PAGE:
Red Drum, Channel Bass, Red Fish- no matter what you call them, if you choose the shoals at the mouth of Chesapeake as your springboard, just call them BIG!

Reds are found in ALL sizes EVERYWHERE along the Eastern and Gulf coasts. Case in point, I have caught red drum in the Chesapeake Bay; the surf off Cape Hatteras; jetties of Jacksonville, Florida; Pensacola’s Perdido Bay; and the barrier islands of Biloxi, Mississippi. These fish are distinctive beauties, strutting a copper-colored dorsal area overshadowing a silver and white belly with a distinguishing telltale spot marking its tail.

My drum shoal’n methods are basically a collective combination of techniques and tips I have emulated from some of the best red drum experts in the area. While anglers entice reds of all makes with a multitude of baits, and countless techniques, my favorite red drum haunts mirror those targeted by the big drum hunters of the lower Chesapeake and North Carolina-the abundant coastal shoals. To find these drum-producing shoals, ask any native angler, local tackle shop or if all else fails, pull out the old chart and look for areas labeled “shoals.” They are easy to recognize situated around the northern portion of the Chesapeake Bay Bridge Tunnel, the inner and outer shorelines of the Eastern Shore of Cape Charles and their inlets, as well as the major inlets of North Carolina. Although movement of these fish is largely dependent upon fluctuation in water temperature, the big reds typically frequent these shoals from around mid-April through the end of August.

Shoal’n for reds requires little preparation, but accurate timing is ultimately the prevailing factor for a successful trip. Typically, the drum become more active upon the changing of the moon cycles, especially the full moon, so watch the calendar for the weeks approaching and following the full moon phase to plan your shoal-bound endeavor. Time of day can also be of significance, and though I have boated a few red drum mid-day, reds tend to be more predictable from late afternoon through the nighttime hours.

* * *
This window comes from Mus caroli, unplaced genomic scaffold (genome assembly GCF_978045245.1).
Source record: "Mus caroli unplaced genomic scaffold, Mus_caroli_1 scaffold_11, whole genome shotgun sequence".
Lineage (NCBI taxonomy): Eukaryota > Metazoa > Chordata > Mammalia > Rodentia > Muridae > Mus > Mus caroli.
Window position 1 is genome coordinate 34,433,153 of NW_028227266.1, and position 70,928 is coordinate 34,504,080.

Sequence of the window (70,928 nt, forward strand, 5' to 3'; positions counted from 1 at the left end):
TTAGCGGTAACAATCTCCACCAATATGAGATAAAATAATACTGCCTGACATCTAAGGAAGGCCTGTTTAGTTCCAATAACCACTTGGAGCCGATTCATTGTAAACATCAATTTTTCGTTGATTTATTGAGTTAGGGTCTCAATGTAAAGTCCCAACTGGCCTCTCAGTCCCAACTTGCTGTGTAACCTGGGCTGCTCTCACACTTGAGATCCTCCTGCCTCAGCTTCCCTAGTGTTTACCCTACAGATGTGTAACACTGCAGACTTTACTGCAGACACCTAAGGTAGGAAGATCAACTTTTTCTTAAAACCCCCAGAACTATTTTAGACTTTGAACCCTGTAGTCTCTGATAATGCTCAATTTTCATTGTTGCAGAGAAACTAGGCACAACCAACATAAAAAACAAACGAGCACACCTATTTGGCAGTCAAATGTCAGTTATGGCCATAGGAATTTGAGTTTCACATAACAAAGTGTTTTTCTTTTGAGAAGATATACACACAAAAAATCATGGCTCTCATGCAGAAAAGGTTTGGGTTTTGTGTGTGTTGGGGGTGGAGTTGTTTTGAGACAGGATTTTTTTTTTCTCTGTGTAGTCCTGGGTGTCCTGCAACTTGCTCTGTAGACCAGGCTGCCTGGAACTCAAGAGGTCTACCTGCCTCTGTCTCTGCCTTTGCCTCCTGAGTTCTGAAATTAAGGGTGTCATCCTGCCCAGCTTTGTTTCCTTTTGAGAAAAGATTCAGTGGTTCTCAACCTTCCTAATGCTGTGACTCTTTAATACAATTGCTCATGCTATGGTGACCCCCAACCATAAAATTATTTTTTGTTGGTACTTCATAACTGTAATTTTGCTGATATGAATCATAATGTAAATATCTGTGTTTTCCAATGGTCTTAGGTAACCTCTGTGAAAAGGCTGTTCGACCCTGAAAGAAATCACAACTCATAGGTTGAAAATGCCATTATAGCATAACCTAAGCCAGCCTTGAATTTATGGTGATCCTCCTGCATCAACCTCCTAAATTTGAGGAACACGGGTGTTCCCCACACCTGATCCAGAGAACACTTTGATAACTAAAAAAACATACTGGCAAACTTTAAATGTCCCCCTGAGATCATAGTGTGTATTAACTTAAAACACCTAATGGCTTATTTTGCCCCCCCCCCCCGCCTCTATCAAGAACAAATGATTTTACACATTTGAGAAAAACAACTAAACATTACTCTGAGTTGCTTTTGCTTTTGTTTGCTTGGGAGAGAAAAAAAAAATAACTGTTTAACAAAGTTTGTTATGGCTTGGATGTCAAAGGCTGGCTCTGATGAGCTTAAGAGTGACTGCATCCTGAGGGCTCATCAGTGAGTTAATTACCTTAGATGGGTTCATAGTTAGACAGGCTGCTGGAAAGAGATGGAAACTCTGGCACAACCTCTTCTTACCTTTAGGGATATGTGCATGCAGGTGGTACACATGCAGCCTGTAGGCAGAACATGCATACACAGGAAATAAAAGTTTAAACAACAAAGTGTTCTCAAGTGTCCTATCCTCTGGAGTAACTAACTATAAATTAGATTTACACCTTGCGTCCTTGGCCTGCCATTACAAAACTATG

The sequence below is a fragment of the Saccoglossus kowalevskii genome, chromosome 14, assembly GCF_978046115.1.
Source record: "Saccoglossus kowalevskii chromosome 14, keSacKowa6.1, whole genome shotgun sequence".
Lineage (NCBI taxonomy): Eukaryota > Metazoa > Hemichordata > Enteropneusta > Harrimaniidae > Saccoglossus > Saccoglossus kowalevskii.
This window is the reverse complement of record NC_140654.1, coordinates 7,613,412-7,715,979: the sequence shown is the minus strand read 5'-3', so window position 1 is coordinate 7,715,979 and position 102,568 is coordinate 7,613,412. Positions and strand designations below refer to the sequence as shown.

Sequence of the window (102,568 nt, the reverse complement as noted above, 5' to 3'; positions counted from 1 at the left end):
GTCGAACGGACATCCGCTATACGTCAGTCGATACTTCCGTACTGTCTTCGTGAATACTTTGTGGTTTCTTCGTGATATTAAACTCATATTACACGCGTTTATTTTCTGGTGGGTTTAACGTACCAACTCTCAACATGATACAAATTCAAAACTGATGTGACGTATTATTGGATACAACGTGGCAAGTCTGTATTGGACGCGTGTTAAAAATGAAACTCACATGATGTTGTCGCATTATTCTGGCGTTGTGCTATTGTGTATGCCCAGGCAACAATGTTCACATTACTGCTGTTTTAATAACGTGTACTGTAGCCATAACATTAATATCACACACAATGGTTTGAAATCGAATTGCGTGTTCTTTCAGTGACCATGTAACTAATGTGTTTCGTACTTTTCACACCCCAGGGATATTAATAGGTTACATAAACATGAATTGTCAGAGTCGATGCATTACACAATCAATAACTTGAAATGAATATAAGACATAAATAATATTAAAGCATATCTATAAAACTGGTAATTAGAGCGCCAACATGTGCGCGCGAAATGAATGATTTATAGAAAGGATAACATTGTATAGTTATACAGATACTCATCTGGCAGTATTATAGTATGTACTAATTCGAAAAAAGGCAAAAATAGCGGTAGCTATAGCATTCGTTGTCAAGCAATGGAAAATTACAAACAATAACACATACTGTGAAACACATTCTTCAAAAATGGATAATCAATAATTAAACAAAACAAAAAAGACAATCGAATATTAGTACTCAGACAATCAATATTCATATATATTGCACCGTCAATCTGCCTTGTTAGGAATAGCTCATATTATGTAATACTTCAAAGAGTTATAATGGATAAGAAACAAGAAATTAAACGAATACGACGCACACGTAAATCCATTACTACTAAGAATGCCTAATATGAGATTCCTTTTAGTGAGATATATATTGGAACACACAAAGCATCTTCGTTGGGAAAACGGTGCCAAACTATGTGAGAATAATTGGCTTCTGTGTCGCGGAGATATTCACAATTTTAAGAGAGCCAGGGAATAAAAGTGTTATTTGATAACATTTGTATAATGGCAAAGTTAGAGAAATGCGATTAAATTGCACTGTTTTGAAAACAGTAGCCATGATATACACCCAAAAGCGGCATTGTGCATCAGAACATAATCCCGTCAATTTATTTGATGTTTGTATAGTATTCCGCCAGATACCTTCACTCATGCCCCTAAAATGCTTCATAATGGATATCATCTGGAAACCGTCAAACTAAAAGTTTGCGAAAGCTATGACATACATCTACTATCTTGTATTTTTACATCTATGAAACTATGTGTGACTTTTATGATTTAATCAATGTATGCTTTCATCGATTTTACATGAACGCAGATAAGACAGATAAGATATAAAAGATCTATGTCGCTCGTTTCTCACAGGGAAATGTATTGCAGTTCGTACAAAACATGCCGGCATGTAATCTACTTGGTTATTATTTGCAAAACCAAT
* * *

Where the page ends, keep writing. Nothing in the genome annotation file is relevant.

Pack at least four medium to heavy live-bait rods ranging anywhere from 6-7 feet in length. Select a reel with a drag system capable of handling fish spanning from 30 to 60 pounds, each strung with 30-pound monofilament or braided line. Since big reds are strictly catch-and-release targets, circle hooks in the 7/0 to 9/0 range are always an excellent choice. For your efforts, the Virginia Saltwater Fishing Tournament offers an attractive citation plaque to proud anglers who release red drum stretching to 46 inches or more. Many will top 50 inches!

The most effective terminal tackle for big reds consists of a typical fish-finder rig holding 3 to 8 ounces of weight. Simply position a sinker-slide with your choice of weight on your main line above a sturdy 60 to 80-pound snap or barrel-swivel. Ensure the quality of your tackle is premium, losing a trophy drum at the expense of a cheap, bent snap-swivel is a tough lesson (been there). Utilize a 3 to 4 foot segment of 50-pound monofilament leader tied between the swivel and the circle hook.

Once you reach the shoals, drive slowly searching the bottom for any variations, and a water depth ranging between 12 to 18 feet for anchoring. Red Drum enjoy scavenging the sandy bottom for disoriented baitfish, scurrying crabs and any other snacks swept along the shoals, so any slew or hole is a good bet for ambushing cruising schools of big reds.